• Choose any point P in the interior of the disk, and consider the only chord that has P as a midpoint. There are \pi \times 1^2 = \pi possible cases. The chord will be longer than the side of the triangle, only if the chosen point falls within a concentric circle of radius \tfrac{1}{2}. The number of favorable cases is thus the area of this circle: \pi \times \big( \tfrac{1}{2} \big)^2 = \tfrac{\pi}{4}. The probability we are looking for is in this case \tfrac{1}{4}.

The three methods are sound: why did we get different answers? Which student do you think got it “right”? Can you explain what the paradox is in this situation?

  1. Ralph Howard
    January 13, 2011 at 12:28 am

    I started out my mathematical life doing integral geometry and at some point had to think hard about this question. The problem is that there are many measures on the space of chords and it depends on what you are doing as to which is the most “natural” to use. If one is constructing the chords by choosing two points on the circle and then connecting them, then the first solution is the most natural.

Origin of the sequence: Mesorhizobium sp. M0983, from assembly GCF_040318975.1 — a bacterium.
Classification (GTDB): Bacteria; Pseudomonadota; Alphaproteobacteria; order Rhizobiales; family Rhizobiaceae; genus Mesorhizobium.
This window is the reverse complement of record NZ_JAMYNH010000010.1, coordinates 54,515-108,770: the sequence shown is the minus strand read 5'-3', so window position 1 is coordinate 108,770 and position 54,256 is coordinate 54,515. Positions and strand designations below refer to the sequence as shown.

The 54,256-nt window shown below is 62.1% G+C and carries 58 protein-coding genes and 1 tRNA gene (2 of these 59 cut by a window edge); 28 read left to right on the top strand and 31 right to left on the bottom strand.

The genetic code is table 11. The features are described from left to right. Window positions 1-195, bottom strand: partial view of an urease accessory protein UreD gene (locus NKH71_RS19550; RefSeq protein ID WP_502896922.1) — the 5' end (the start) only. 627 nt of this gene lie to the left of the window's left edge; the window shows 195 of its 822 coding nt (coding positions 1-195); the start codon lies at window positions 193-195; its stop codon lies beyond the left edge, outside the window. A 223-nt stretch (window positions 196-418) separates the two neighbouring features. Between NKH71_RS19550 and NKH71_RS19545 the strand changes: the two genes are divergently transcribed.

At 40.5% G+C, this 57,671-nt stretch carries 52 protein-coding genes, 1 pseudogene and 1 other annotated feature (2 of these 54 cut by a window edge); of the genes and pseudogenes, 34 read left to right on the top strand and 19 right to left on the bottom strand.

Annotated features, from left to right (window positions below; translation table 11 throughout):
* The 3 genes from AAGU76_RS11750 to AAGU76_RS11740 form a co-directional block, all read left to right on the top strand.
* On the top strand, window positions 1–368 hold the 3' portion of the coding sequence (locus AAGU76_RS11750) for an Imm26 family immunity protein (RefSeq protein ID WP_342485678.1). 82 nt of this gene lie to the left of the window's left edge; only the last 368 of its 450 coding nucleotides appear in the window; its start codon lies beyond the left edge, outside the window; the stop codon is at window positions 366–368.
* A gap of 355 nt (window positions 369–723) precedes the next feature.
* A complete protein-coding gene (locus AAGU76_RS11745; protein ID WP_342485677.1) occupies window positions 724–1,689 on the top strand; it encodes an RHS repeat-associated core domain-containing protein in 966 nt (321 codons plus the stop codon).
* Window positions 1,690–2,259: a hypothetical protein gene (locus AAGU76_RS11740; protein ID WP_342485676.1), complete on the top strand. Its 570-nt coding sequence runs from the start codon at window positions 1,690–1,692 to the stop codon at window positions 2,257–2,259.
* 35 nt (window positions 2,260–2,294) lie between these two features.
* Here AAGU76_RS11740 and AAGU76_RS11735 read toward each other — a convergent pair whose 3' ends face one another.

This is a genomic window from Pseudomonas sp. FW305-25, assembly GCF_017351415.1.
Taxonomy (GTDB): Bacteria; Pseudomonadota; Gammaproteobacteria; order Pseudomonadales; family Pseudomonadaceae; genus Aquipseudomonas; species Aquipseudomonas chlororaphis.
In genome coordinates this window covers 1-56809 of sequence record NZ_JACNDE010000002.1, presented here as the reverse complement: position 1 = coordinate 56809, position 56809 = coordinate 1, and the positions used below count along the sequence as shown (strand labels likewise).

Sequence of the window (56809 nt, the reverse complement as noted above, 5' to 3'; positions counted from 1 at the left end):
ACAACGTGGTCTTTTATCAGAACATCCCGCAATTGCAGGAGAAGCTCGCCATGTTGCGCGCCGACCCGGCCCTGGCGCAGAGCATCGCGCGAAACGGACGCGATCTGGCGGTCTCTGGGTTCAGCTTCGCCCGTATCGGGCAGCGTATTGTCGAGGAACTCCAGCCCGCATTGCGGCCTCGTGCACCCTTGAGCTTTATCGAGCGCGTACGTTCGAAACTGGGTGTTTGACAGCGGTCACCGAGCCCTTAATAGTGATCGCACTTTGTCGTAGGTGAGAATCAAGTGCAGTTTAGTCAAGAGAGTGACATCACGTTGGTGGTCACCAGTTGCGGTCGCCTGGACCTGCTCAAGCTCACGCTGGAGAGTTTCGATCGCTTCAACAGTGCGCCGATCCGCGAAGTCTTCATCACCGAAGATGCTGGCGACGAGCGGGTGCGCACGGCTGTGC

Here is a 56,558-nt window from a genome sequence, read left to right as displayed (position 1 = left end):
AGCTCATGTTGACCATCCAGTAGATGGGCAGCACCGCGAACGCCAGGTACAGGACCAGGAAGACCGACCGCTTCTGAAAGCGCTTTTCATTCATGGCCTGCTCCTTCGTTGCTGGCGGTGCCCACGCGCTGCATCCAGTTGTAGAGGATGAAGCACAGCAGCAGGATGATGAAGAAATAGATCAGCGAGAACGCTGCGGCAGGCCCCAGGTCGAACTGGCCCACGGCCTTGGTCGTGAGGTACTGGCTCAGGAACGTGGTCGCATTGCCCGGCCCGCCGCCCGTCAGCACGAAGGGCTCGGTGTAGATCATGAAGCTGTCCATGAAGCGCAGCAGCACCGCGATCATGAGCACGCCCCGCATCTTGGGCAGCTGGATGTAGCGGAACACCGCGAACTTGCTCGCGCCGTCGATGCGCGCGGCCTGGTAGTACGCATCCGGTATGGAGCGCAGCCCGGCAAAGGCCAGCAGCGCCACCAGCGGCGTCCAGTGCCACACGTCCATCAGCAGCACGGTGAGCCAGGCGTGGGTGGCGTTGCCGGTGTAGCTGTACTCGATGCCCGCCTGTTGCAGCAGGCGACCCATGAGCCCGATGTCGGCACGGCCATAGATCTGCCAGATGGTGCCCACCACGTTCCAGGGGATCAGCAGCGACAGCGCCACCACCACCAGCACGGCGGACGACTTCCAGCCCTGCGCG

For those of use who have done integral geometry (= geometric probability) the natural way to look at this is as follows. Let Λ be the set of all lines in the plane. This has a measure, dL, discovered by the English mathematician Crofton in the late 1800’s such that for any bounded convex set D

    ∫ length ( D ∩ L ) dL = Area( D )

    The set of chords in D is the set C := { D ∩ L : L ∈ Λ }. Note for any chord S ∈ C there
    is a unique line Ŝ such that D ∩ Ŝ = S. The we give the space of chords, C, the measure induced from Λ, that is if A ⊆ C

    measure of A in C = measure of { Ŝ : S ∈ A } in Λ

    This gives a uniform method of defining a measure on the set of chords of a bounded convex sets that has some nice properties (such as translation and rotation invariance).

    Then a calculation, that is not that hard, but long enough that I don’t want to type it, gives that using this measure on the space of chords to a circle that the probability is 1/2, that is the second of those above. But again it depends on the measure we choose on the spaces of chords what the correct answer is.